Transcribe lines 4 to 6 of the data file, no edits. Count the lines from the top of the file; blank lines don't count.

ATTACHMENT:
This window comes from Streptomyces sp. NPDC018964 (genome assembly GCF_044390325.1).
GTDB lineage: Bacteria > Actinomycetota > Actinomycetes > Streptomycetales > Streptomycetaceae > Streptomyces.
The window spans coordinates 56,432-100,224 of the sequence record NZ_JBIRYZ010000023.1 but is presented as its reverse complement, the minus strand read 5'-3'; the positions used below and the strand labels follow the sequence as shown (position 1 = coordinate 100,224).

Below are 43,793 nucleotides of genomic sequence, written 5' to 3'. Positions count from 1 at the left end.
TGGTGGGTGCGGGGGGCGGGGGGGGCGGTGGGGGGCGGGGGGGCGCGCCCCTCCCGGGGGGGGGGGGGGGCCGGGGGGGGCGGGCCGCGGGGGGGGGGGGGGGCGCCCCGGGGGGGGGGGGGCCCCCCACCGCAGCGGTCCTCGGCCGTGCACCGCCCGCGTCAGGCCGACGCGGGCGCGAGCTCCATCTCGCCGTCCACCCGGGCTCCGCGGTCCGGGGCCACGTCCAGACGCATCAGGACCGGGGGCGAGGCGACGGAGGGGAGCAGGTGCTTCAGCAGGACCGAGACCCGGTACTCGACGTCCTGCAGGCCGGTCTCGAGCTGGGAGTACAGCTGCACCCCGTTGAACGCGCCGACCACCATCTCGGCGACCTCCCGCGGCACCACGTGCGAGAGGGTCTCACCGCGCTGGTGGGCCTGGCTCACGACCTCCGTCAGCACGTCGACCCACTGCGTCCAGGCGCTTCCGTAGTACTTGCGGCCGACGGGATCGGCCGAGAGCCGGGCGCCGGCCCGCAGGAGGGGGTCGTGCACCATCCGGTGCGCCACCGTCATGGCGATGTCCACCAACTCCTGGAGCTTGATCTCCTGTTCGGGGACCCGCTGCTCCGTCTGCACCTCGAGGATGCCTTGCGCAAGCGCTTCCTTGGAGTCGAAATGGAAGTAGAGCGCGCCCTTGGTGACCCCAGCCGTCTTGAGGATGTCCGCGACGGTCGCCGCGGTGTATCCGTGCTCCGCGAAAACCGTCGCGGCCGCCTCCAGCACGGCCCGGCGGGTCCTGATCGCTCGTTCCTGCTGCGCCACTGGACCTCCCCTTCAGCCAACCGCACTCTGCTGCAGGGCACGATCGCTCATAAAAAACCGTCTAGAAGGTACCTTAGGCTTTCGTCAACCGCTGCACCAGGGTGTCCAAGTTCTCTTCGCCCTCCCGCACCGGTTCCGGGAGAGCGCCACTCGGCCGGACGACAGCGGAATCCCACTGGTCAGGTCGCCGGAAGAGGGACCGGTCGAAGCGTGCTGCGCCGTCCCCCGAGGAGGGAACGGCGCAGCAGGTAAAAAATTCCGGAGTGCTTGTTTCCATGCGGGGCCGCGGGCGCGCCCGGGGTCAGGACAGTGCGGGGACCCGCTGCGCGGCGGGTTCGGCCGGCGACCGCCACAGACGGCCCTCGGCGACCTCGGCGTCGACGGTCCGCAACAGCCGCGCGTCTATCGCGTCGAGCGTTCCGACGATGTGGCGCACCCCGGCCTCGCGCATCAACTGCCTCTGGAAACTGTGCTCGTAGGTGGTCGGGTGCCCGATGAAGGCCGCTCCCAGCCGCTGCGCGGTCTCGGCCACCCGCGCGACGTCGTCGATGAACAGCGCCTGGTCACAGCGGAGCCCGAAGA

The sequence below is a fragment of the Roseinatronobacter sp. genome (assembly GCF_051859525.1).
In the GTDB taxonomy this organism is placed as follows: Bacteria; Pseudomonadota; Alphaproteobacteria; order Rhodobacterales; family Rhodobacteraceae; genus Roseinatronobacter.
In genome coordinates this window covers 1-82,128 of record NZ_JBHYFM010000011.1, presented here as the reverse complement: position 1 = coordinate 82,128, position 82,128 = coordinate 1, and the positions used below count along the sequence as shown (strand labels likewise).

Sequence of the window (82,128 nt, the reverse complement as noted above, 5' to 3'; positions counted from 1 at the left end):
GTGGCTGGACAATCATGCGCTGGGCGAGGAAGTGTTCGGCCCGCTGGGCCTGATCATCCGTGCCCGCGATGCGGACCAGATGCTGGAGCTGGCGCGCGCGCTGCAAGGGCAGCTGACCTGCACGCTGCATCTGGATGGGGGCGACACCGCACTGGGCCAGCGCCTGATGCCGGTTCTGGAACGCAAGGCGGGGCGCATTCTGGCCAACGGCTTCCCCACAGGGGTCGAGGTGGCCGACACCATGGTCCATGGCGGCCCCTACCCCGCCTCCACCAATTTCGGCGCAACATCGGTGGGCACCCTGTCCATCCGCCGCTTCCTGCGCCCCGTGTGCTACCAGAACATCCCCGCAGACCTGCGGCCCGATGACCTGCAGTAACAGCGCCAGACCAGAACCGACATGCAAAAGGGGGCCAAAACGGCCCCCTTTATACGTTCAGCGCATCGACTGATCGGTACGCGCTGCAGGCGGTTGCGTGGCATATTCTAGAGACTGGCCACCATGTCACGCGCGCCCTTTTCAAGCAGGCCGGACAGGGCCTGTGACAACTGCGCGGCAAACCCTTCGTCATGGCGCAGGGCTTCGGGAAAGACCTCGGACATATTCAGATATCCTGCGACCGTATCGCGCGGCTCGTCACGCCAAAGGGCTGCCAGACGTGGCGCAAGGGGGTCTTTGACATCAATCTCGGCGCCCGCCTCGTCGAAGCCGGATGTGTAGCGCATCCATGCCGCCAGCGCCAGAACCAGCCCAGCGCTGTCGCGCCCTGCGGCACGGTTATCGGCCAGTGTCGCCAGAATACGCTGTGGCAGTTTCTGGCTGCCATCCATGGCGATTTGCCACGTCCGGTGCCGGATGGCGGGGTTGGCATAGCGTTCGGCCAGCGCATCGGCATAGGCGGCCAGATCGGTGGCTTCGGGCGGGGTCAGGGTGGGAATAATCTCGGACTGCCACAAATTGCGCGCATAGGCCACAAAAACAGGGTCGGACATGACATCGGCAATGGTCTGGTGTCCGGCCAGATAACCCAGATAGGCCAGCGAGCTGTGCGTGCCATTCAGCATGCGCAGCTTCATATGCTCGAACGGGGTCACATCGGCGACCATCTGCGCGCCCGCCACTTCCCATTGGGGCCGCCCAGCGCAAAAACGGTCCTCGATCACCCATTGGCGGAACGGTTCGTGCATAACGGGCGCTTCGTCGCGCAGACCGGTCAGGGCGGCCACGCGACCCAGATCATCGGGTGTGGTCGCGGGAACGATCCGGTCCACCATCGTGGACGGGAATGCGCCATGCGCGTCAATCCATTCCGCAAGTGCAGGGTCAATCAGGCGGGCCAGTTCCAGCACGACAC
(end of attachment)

Below are 43,793 nucleotides of genomic sequence, written 5' to 3'. Positions count from 1 at the left end.
TGGTGGGTGCGGGGGGCGGGGGGGGCGGTGGGGGGCGGGGGGGCGCGCCCCTCCCGGGGGGGGGGGGGGGCCGGGGGGGGCGGGCCGCGGGGGGGGGGGGGGGCGCCCCGGGGGGGGGGGGGCCCCCCACCGCAGCGGTCCTCGGCCGTGCACCGCCCGCGTCAGGCCGACGCGGGCGCGAGCTCCATCTCGCCGTCCACCCGGGCTCCGCGGTCCGGGGCCACGTCCAGACGCATCAGGACCGGGGGCGAGGCGACGGAGGGGAGCAGGTGCTTCAGCAGGACCGAGACCCGGTACTCGACGTCCTGCAGGCCGGTCTCGAGCTGGGAGTACAGCTGCACCCCGTTGAACGCGCCGACCACCATCTCGGCGACCTCCCGCGGCACCACGTGCGAGAGGGTCTCACCGCGCTGGTGGGCCTGGCTCACGACCTCCGTCAGCACGTCGACCCACTGCGTCCAGGCGCTTCCGTAGTACTTGCGGCCGACGGGATCGGCCGAGAGCCGGGCGCCGGCCCGCAGGAGGGGGTCGTGCACCATCCGGTGCGCCACCGTCATGGCGATGTCCACCAACTCCTGGAGCTTGATCTCCTGTTCGGGGACCCGCTGCTCCGTCTGCACCTCGAGGATGCCTTGCGCAAGCGCTTCCTTGGAGTCGAAATGGAAGTAGAGCGCGCCCTTGGTGACCCCAGCCGTCTTGAGGATGTCCGCGACGGTCGCCGCGGTGTATCCGTGCTCCGCGAAAACCGTCGCGGCCGCCTCCAGCACGGCCCGGCGGGTCCTGATCGCTCGTTCCTGCTGCGCCACTGGACCTCCCCTTCAGCCAACCGCACTCTGCTGCAGGGCACGATCGCTCATAAAAAACCGTCTAGAAGGTACCTTAGGCTTTCGTCAACCGCTGCACCAGGGTGTCCAAGTTCTCTTCGCCCTCCCGCACCGGTTCCGGGAGAGCGCCACTCGGCCGGACGACAGCGGAATCCCACTGGTCAGGTCGCCGGAAGAGGGACCGGTCGAAGCGTGCTGCGCCGTCCCCCGAGGAGGGAACGGCGCAGCAGGTAAAAAATTCCGGAGTGCTTGTTTCCATGCGGGGCCGCGGGCGCGCCCGGGGTCAGGACAGTGCGGGGACCCGCTGCGCGGCGGGTTCGGCCGGCGACCGCCACAGACGGCCCTCGGCGACCTCGGCGTCGACGGTCCGCAACAGCCGCGCGTCTATCGCGTCGAGCGTTCCGACGATGTGGCGCACCCCGGCCTCGCGCATCAACTGCCTCTGGAAACTGTGCTCGTAGGTGGTCGGGTGCCCGATGAAGGCCGCTCCCAGCCGCTGCGCGGTCTCGGCCACCCGCGCGACGTCGTCGATGAACAGCGCCTGGTCACAGCGGAGCCCGAAGA

The sequence below is a fragment of the Roseinatronobacter sp. genome (assembly GCF_051859525.1).